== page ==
Big adventures abound in Tanzania. The largest country in East Africa, its borders encompass Mt. Kilimanjaro, the highest mountain in Africa; Lake Victoria, the continent’s biggest lake (and a primary source of the Nile River); and the largest animal migration on the planet. Oh—and it’s home to the most lions in the world!

Tanzania’s Great Migration & Ngorongoro Crater safari is an adventure with a purpose. Both the unkempt, tangled wilderness of the Serengeti and the depth and diversity of the Ngorongoro Crater have captivated intrepid explorers for centuries. Visiting the country today is a vibrant adventure that focuses on the urgency of conservation while exploring the thrilling landscapes that reconnect us with the natural world.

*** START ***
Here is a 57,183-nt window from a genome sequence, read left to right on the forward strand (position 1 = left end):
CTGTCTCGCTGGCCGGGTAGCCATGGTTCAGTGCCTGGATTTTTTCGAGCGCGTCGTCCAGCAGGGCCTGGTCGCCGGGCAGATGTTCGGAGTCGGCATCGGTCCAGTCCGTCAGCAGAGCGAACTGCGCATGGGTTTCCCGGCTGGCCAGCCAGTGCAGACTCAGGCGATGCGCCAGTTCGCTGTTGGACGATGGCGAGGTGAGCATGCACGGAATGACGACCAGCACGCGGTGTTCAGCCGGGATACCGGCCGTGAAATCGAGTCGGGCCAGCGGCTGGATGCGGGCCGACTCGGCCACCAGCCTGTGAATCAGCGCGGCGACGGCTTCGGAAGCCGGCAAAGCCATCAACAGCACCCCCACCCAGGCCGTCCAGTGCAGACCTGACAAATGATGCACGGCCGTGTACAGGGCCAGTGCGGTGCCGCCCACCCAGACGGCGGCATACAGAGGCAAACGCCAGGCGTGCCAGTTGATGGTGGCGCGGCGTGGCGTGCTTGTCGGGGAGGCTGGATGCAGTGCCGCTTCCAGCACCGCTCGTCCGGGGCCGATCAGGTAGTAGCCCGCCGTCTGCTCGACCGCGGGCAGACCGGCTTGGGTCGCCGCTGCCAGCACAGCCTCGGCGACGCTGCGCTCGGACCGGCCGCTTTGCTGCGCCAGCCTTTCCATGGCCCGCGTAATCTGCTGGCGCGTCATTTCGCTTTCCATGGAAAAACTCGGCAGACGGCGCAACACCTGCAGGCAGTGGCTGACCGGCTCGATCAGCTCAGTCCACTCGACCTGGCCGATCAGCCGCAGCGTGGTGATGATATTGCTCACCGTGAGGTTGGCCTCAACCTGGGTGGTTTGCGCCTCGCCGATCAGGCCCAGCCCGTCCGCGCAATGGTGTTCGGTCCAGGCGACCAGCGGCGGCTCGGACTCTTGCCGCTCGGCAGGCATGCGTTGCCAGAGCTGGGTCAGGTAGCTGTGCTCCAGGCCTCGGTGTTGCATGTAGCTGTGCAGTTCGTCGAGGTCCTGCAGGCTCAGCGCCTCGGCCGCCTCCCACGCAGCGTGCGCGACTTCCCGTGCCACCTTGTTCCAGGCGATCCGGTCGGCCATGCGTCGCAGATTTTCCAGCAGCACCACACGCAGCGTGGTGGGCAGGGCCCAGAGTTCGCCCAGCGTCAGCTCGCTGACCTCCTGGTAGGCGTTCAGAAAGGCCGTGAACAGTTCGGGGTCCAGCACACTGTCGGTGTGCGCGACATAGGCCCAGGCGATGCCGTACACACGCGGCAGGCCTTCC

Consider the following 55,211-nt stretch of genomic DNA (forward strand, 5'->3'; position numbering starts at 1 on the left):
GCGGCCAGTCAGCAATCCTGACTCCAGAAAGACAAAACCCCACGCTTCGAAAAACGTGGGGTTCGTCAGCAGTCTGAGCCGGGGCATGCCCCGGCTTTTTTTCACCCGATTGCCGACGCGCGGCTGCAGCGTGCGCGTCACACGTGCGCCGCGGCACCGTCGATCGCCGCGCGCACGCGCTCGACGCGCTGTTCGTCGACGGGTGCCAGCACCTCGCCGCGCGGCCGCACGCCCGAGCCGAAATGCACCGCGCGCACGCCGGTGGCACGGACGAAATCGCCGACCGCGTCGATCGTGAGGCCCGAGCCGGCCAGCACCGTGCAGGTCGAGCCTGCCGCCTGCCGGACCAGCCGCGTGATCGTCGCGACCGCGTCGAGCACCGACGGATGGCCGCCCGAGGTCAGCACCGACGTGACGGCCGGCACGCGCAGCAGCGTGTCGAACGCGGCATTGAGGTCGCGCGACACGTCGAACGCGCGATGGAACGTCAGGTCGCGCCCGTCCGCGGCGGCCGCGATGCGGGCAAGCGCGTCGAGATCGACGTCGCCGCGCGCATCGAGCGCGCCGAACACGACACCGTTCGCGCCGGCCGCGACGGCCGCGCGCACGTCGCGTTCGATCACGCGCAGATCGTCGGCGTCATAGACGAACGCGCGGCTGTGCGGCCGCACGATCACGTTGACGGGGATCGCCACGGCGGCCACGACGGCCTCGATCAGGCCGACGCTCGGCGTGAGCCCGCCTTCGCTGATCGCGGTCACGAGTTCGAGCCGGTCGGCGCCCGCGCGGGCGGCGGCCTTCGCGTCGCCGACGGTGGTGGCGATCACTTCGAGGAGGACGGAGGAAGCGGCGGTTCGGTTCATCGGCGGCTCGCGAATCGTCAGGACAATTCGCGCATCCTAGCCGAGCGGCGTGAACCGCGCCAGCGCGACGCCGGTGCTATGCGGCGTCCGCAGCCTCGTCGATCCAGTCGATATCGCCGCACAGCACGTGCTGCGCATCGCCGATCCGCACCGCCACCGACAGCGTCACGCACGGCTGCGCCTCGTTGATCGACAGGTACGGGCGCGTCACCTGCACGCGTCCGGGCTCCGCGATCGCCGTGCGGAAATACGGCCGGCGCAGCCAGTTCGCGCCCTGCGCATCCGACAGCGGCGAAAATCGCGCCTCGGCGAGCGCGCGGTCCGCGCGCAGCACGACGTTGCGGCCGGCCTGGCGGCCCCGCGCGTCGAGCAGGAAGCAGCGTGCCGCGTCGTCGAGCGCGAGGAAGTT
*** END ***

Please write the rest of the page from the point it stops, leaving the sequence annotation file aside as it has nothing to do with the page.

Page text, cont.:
zebra's in Tanzania walking on the savannah

The Great Migration: The Greatest Show on Earth

The wildlife numbers in Tanzania are staggering, especially during the Great Migration. Each year, some 1.5 million wildebeests migrate between Kenya and Tanzania, with around 300,00 zebras in tow. They travel in a loop, dictated by the rains, and act together in a give-and-take relationship that is amazing in its effectiveness. Zebras feed on the tall grass, leaving shorter pastures for the wildebeests.

Many consider the times when the herds cross the Mara River—either on their way south over the border or on their way back north after the rains subside—the best periods to visit. The Mara River originates in Kenya and flows into the Mara Basin in Tanzania, which in turn feeds Lake Victoria.

Between December and March, the herds move further to the south towards the Ngorongoro Crater to calve. At the height of the season between February and March, there are upwards of 8,000 wildebeest calves born each day!